"He hopes that Tymoshenko will become another Khodorkovsky,” says Kudelia who has taught Ukrainian politics at George Washington University. He says Ukraine’s president hopes the West will complain about it, will criticize him, but then, eventually,  will agree with the fact she will be jailed for a long time.

Yevhenia Tymoshenko’s father is in exile in Prague, her mother faces trials in Kharkiv, but Yevhenia fights on.
 
“We are asking the democratic world not to leave us, and to continue the pressure, and to use all the instruments they have to stop the building up of dictatorship,” she says, sitting in her mother’s chair.  “Because that is most important for us is: not to reason with the regime or to compromise with it.  It is not going to work.”
 
In Ukraine, Europe’s sixth most-populous nation, the future of democracy may now be intertwined with the future of Yulia Tymoshenko.

You May Like

Hezbollah Chief Says Does Not Want War But Ready for One

VOA's Jerusalem correspondent reports that with an Israeli election looming and Hezbollah's involvement in Syria, neither side appears interested in a wider conflict More

Multimedia VOA SPECIAL REPORT: Despite Danger, Best US Minds Battle Deadly Virus

Scientists at America's premier biological research center race in military confinement to find effective drugs, speedier tests and a safe vaccine amid the deadliest outbreak of Ebola in history More

Kurdish Poet Battles to Defend Language, Culture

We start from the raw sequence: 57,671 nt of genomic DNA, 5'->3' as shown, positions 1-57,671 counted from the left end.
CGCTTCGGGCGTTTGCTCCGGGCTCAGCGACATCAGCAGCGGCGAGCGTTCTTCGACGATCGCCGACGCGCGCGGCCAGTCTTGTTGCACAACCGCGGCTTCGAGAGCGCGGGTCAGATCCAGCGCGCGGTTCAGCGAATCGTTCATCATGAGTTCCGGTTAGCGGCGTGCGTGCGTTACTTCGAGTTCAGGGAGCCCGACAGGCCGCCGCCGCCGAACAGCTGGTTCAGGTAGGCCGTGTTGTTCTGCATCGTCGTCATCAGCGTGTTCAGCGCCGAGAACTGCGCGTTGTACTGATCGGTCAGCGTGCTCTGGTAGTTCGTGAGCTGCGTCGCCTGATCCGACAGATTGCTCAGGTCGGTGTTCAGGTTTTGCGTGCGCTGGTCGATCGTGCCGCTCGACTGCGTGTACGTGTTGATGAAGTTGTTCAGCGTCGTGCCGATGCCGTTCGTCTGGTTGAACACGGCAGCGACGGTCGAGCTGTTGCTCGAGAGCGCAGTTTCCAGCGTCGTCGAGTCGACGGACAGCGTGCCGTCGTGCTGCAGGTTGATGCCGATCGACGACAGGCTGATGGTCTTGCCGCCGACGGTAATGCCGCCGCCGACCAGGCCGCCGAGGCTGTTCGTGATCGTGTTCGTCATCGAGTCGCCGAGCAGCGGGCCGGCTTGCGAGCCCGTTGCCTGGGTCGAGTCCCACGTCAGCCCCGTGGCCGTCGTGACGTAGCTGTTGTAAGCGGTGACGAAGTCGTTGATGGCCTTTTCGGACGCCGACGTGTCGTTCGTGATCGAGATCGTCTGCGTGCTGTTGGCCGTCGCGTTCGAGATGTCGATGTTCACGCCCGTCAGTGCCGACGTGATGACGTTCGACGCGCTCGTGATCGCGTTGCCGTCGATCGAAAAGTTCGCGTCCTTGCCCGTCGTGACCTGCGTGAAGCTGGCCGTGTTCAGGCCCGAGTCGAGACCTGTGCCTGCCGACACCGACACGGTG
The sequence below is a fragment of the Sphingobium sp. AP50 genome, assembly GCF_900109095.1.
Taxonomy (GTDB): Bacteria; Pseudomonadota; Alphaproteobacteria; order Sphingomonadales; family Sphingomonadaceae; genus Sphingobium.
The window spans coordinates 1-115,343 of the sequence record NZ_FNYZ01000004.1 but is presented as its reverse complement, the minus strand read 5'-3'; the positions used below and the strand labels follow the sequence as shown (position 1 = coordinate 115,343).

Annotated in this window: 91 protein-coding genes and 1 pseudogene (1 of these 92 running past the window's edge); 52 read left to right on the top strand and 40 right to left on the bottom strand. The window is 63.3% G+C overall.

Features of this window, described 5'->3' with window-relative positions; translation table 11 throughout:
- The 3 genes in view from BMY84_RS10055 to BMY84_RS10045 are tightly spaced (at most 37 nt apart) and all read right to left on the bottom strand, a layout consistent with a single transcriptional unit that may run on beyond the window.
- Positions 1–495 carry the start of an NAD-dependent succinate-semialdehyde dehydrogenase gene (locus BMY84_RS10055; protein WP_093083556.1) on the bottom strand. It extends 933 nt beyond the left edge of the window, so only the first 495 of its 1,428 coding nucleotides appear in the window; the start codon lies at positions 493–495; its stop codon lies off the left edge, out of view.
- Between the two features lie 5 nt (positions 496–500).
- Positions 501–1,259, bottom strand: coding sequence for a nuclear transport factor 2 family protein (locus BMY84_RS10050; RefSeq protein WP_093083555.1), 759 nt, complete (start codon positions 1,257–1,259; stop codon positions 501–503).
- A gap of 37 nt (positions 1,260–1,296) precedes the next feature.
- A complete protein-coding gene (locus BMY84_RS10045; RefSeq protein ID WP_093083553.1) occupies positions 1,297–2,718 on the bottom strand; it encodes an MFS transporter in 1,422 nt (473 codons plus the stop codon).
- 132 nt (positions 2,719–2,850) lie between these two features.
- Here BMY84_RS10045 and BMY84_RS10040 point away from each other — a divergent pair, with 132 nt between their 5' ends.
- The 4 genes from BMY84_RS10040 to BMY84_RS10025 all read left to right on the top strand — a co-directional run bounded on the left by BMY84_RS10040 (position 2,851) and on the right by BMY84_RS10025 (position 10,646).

Kawa Nemir's work is an example of what he sees as an irreversible cultural and political assertiveness among Kurds in Turkey More

Featured Videos

Your JavaScript is turned off or you have an old version of Adobe's Flash Player. Get the latest Flash player.
Egypt's Suez Canal Dreams Tempered by Continued Unresti
X
Heather Murdock
January 30, 2015 8:00 PM
Egypt plans to expand the Suez Canal, raising hopes that the end of its economic crisis may be in sight. But some analysts say they expect the project may cost too much and take too long to make life better for everyday Egyptians. VOA's Heather Murdock reports.
Video

Video Egypt's Suez Canal Dreams Tempered by Continued Unrest

Egypt plans to expand the Suez Canal, raising hopes that the end of its economic crisis may be in sight. But some analysts say they expect the project may cost too much and take too long to make life better for everyday Egyptians. VOA's Heather Murdock reports.